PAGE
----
Images via Kim Kardashian West’s Twitter.

Kim Kardashian has been consumed by 1989. Not the actual year but the look of the year or, perhaps more accurately, an idea of what the year should look like in photographs. The actual year is arbitrary, merely a point to describe Kardashian’s new photographic aesthetic. Her newest obsession, the stylized vintage-looking photography on her social media feeds and website, lives decidedly in the past. Or, at least, it poses as the past. The specific year doesn’t really matter, nor does it matter what 1989 really looked like; nostalgia is the only thing that matters.

Kardashian decided to inhabit in the past sometime in January, after a hotel robbery in Paris, after rumors surrounding her husband’s health and the stability of the Kardashian-West marriage plastered tabloid pages. The timing might be coincidental but, if it were, then it would be the first time that Kim Kardashian treated herself—particularly her photographic self—so haphazardly. The decision to filter both herself and her family three decades into the past is likely a conscious one, and not just for physical flattery, particularly since Kardashian has already mastered the art of the aggressively becoming selfie. Sure, the vintage aesthetic offers a degree of physical erasure, the body’s lines and edges are flattened and unfocused, but the point seems less to filter age or blemish and more to manufacture a kind of alternative reality with a visual record of a new history to match.

The first vintage-filtered photograph Kardashian shared on Twitter was a family snapshot. Kanye West stands in the middle, flanked by Kardashian, who squats to balance Saint West, who holds his sister North’s hand. Only Saint, likely by accident, looks at the photographer; North gazes toward an invisible focal point, parents look at children. The exchange of gazes away from the camera gives the photograph a sense of candidness, as though it’s an outtake from a formal portrait that has yet to be made. “Photographer” is almost an unnecessarily formal term—there is one, but this particular kind of photograph is absorbed into a history of family snapshots, relished not for the photographer’s artistry or formal construction but rather because they capture an element of feeling that only family members can actually see.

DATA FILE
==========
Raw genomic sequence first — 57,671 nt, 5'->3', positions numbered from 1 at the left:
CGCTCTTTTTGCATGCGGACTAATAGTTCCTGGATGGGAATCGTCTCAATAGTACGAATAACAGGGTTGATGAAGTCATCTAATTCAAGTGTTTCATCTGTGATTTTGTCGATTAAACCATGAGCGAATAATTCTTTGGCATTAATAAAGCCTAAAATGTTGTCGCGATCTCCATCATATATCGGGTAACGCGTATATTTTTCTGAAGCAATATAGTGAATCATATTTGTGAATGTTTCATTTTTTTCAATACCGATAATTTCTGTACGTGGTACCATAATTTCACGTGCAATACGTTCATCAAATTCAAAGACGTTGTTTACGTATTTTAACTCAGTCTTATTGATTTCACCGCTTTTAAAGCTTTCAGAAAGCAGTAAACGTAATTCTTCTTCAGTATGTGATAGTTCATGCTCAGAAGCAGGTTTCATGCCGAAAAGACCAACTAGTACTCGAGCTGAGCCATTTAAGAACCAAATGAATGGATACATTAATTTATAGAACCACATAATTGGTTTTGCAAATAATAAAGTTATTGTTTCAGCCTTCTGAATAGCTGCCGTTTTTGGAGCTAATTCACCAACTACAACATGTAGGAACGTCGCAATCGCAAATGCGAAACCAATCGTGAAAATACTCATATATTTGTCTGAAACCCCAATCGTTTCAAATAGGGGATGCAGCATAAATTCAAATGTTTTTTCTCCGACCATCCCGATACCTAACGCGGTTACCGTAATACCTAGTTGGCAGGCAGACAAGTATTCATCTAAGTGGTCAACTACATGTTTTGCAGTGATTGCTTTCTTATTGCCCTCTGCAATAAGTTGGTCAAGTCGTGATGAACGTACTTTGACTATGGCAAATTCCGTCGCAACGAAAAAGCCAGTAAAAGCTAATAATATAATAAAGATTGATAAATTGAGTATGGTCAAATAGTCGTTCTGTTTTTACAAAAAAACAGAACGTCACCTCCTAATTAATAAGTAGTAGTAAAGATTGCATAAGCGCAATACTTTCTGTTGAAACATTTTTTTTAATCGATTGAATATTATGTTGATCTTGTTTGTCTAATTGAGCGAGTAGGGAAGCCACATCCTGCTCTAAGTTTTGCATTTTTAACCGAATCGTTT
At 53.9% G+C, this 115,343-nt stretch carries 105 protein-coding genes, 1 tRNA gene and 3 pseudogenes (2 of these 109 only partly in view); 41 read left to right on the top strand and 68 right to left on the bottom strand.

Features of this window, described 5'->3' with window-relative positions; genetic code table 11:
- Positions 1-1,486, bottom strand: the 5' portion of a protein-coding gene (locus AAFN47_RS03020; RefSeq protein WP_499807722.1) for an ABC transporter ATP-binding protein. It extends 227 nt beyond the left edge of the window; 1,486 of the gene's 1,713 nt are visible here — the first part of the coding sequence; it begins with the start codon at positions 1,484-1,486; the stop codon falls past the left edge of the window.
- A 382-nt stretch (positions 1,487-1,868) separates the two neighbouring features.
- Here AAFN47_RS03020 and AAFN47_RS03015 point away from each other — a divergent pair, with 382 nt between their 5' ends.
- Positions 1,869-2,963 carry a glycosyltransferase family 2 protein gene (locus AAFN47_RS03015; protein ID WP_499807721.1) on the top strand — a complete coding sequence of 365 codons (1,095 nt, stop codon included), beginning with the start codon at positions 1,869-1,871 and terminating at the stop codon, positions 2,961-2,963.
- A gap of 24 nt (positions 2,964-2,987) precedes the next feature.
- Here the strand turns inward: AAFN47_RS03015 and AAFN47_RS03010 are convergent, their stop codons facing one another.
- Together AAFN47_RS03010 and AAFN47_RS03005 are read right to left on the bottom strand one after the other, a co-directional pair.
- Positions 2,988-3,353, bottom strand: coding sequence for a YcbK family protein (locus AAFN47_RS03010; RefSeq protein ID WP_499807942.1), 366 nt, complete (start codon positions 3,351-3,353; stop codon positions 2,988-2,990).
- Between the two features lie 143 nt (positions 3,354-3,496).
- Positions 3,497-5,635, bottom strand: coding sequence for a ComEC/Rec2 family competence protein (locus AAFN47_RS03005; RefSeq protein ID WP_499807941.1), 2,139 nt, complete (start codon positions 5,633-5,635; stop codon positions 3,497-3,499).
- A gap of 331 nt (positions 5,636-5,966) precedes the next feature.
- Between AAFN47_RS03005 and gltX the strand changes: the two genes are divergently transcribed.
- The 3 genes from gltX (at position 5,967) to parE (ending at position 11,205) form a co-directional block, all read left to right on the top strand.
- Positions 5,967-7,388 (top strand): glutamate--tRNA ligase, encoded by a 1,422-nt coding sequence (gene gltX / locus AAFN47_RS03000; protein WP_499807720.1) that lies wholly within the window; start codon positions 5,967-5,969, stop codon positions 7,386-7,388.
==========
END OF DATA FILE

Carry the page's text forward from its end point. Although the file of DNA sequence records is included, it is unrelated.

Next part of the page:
That Kardashian chose to share this photograph suggests an invitation into a private family space and into private memories. Indeed, this was reportedly taken in Oklahoma, after the family had made a pilgrimage to Donda West’s grave. According to TMZ, it was the first time the entire family had visited the grave site since her death in 2007. Kardashian didn’t make a direct reference to the visit; instead, she simply captioned the photograph “family.” She didn’t need to say much more, the photograph and its nostalgic aesthetic did the work for her.


It’s not surprising that Kardashian would choose the nostalgic filter for this particular photograph; it marked her return to both Twitter and Instagram after a two-month hiatus. She followed it up with more photographs of herself and her family, all with the same filter, all with the same feeling of a snapshot made prior to the invention of digital photography. In one, she squats again, holding a wobbly Saint as he works to stand, fingers stuck in his mother’s hair as though grasping for balance. In turn, Kardashian’s arms offer a kind of maternal steadiness, the certainty of her embrace a contrast to Saint’s uncertain legs. The pair is off-center and neither looks at the camera. Between the filter and the composition, the photograph works hard to look like an analog photograph, to signify the often accidental feel that is often the result of film rather than the purposeful curation of digital photographs.